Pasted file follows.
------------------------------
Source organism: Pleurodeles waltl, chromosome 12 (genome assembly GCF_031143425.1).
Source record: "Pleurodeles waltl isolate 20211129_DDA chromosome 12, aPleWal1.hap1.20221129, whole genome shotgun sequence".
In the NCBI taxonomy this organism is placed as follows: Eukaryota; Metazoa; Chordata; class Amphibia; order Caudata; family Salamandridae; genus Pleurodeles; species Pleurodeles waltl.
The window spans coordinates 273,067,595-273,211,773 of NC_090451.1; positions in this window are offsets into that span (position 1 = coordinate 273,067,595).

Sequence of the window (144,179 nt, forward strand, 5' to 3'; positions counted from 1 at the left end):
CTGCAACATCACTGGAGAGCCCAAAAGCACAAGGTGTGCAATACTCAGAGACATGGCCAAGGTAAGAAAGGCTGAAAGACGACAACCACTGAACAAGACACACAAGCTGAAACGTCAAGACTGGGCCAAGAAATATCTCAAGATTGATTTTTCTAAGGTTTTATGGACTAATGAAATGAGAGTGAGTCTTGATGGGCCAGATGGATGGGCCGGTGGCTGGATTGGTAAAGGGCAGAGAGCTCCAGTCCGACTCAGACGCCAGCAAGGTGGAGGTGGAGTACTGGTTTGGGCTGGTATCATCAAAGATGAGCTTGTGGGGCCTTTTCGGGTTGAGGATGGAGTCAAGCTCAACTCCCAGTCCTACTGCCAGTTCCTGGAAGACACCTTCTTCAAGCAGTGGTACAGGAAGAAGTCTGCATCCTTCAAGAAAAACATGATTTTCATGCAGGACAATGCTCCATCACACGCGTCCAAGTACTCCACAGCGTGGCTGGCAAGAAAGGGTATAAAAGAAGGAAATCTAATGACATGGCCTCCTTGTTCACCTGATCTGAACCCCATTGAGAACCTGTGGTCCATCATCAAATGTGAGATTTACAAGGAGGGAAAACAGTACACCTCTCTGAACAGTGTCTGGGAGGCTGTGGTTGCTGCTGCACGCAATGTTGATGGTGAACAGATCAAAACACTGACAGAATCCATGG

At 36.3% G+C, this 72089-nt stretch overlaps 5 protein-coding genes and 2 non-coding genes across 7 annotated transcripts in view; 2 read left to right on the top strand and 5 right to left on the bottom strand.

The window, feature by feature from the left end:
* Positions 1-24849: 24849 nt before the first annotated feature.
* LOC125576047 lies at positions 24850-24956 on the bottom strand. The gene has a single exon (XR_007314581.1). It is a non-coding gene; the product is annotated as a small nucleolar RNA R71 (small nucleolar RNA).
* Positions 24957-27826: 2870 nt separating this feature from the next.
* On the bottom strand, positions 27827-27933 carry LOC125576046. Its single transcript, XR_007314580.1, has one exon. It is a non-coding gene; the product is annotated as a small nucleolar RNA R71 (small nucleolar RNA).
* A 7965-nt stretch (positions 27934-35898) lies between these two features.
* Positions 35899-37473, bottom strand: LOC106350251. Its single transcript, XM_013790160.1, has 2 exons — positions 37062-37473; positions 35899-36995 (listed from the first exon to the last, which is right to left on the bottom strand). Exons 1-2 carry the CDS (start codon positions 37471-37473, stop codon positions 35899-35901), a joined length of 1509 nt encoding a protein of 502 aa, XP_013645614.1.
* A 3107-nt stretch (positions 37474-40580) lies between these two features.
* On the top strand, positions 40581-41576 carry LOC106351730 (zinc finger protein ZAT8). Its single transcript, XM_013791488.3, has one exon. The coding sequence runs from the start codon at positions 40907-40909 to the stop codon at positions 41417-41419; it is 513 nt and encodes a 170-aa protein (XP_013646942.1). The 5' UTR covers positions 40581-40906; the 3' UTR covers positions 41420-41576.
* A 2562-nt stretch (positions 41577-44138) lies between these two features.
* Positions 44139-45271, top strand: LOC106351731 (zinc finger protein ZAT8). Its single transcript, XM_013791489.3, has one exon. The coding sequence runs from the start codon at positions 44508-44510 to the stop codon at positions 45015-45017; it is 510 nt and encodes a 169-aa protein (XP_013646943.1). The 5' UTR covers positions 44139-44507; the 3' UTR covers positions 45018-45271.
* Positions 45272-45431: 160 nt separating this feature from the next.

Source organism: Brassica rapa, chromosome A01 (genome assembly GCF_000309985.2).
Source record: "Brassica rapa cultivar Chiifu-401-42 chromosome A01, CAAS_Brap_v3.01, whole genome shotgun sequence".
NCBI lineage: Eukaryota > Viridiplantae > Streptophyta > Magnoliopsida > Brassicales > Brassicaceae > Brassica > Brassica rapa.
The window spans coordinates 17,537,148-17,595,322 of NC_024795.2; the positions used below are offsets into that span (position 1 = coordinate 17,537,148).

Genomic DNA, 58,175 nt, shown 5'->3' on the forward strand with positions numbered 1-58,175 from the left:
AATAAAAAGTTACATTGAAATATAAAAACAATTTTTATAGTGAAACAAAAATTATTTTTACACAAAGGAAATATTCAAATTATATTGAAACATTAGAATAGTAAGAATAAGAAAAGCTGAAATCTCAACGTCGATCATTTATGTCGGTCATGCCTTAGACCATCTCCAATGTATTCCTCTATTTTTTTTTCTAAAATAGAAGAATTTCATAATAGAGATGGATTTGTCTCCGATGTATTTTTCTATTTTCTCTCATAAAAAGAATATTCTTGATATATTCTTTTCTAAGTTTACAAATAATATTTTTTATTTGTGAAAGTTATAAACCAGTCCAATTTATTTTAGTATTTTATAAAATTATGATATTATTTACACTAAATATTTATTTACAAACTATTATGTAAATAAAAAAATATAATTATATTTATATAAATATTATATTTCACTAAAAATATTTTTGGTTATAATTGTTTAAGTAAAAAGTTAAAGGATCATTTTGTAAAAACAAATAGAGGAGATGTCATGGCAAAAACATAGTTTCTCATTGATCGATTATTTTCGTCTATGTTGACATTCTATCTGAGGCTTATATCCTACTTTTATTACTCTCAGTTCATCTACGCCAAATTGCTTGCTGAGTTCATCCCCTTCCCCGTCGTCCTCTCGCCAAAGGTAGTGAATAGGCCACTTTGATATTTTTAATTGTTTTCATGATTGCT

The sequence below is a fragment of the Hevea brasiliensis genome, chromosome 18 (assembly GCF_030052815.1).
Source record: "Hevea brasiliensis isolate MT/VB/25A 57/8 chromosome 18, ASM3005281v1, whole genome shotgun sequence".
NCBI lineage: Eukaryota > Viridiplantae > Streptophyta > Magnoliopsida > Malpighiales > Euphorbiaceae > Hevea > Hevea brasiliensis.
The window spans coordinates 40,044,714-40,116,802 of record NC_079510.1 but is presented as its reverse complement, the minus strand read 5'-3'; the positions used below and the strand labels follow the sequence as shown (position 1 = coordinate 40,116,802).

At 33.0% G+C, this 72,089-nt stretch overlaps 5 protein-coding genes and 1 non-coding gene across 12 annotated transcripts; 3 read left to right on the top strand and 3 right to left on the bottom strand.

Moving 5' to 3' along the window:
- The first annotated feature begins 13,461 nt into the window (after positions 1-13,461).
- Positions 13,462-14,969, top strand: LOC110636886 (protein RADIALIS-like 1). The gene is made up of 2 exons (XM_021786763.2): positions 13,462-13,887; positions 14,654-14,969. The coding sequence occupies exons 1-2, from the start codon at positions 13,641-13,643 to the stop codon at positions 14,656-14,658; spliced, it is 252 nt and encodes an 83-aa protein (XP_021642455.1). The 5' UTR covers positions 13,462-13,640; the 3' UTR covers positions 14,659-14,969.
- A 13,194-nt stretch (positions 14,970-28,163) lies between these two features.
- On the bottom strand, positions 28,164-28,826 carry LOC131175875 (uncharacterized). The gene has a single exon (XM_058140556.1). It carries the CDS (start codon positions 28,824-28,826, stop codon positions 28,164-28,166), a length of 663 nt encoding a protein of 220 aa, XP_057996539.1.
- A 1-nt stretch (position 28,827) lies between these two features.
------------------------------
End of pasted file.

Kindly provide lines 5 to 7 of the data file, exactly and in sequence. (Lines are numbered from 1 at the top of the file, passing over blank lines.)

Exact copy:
Sequence of the window (144,179 nt, forward strand, 5' to 3'; positions counted from 1 at the left end):
CTGCAACATCACTGGAGAGCCCAAAAGCACAAGGTGTGCAATACTCAGAGACATGGCCAAGGTAAGAAAGGCTGAAAGACGACAACCACTGAACAAGACACACAAGCTGAAACGTCAAGACTGGGCCAAGAAATATCTCAAGATTGATTTTTCTAAGGTTTTATGGACTAATGAAATGAGAGTGAGTCTTGATGGGCCAGATGGATGGGCCGGTGGCTGGATTGGTAAAGGGCAGAGAGCTCCAGTCCGACTCAGACGCCAGCAAGGTGGAGGTGGAGTACTGGTTTGGGCTGGTATCATCAAAGATGAGCTTGTGGGGCCTTTTCGGGTTGAGGATGGAGTCAAGCTCAACTCCCAGTCCTACTGCCAGTTCCTGGAAGACACCTTCTTCAAGCAGTGGTACAGGAAGAAGTCTGCATCCTTCAAGAAAAACATGATTTTCATGCAGGACAATGCTCCATCACACGCGTCCAAGTACTCCACAGCGTGGCTGGCAAGAAAGGGTATAAAAGAAGGAAATCTAATGACATGGCCTCCTTGTTCACCTGATCTGAACCCCATTGAGAACCTGTGGTCCATCATCAAATGTGAGATTTACAAGGAGGGAAAACAGTACACCTCTCTGAACAGTGTCTGGGAGGCTGTGGTTGCTGCTGCACGCAATGTTGATGGTGAACAGATCAAAACACTGACAGAATCCATGG

At 36.3% G+C, this 72089-nt stretch overlaps 5 protein-coding genes and 2 non-coding genes across 7 annotated transcripts in view; 2 read left to right on the top strand and 5 right to left on the bottom strand.